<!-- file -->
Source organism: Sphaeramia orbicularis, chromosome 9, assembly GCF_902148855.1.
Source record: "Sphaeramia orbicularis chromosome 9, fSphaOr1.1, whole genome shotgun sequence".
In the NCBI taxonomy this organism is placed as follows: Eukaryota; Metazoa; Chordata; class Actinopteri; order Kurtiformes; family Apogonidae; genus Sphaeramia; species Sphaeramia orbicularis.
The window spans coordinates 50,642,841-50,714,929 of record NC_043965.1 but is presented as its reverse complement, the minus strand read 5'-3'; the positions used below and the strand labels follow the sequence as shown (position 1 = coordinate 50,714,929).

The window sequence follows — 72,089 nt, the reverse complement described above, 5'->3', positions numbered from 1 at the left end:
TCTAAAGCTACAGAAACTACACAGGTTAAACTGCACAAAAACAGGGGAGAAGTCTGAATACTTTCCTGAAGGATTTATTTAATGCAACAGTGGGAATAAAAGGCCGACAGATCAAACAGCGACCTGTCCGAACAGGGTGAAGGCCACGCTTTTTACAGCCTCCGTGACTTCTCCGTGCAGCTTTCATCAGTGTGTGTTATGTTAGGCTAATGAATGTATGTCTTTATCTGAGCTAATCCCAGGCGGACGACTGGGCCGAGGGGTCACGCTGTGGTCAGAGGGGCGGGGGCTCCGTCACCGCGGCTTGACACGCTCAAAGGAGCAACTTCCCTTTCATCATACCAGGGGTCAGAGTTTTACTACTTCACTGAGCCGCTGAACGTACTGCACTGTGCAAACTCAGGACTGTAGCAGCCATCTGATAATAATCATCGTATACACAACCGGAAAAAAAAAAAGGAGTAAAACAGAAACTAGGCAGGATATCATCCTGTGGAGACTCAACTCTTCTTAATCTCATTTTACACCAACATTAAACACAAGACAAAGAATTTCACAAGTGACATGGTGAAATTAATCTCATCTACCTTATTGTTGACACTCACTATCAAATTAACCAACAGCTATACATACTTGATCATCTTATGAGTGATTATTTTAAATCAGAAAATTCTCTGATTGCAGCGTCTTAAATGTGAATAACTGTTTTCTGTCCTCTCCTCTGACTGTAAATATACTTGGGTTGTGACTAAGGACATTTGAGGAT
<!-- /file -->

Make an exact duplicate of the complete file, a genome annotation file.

Source organism: Sphaeramia orbicularis, chromosome 9, assembly GCF_902148855.1.
Source record: "Sphaeramia orbicularis chromosome 9, fSphaOr1.1, whole genome shotgun sequence".
In the NCBI taxonomy this organism is placed as follows: Eukaryota; Metazoa; Chordata; class Actinopteri; order Kurtiformes; family Apogonidae; genus Sphaeramia; species Sphaeramia orbicularis.
The window spans coordinates 50,642,841-50,714,929 of record NC_043965.1 but is presented as its reverse complement, the minus strand read 5'-3'; the positions used below and the strand labels follow the sequence as shown (position 1 = coordinate 50,714,929).

The window sequence follows — 72,089 nt, the reverse complement described above, 5'->3', positions numbered from 1 at the left end:
TCTAAAGCTACAGAAACTACACAGGTTAAACTGCACAAAAACAGGGGAGAAGTCTGAATACTTTCCTGAAGGATTTATTTAATGCAACAGTGGGAATAAAAGGCCGACAGATCAAACAGCGACCTGTCCGAACAGGGTGAAGGCCACGCTTTTTACAGCCTCCGTGACTTCTCCGTGCAGCTTTCATCAGTGTGTGTTATGTTAGGCTAATGAATGTATGTCTTTATCTGAGCTAATCCCAGGCGGACGACTGGGCCGAGGGGTCACGCTGTGGTCAGAGGGGCGGGGGCTCCGTCACCGCGGCTTGACACGCTCAAAGGAGCAACTTCCCTTTCATCATACCAGGGGTCAGAGTTTTACTACTTCACTGAGCCGCTGAACGTACTGCACTGTGCAAACTCAGGACTGTAGCAGCCATCTGATAATAATCATCGTATACACAACCGGAAAAAAAAAAAGGAGTAAAACAGAAACTAGGCAGGATATCATCCTGTGGAGACTCAACTCTTCTTAATCTCATTTTACACCAACATTAAACACAAGACAAAGAATTTCACAAGTGACATGGTGAAATTAATCTCATCTACCTTATTGTTGACACTCACTATCAAATTAACCAACAGCTATACATACTTGATCATCTTATGAGTGATTATTTTAAATCAGAAAATTCTCTGATTGCAGCGTCTTAAATGTGAATAACTGTTTTCTGTCCTCTCCTCTGACTGTAAATATACTTGGGTTGTGACTAAGGACATTTGAGGAT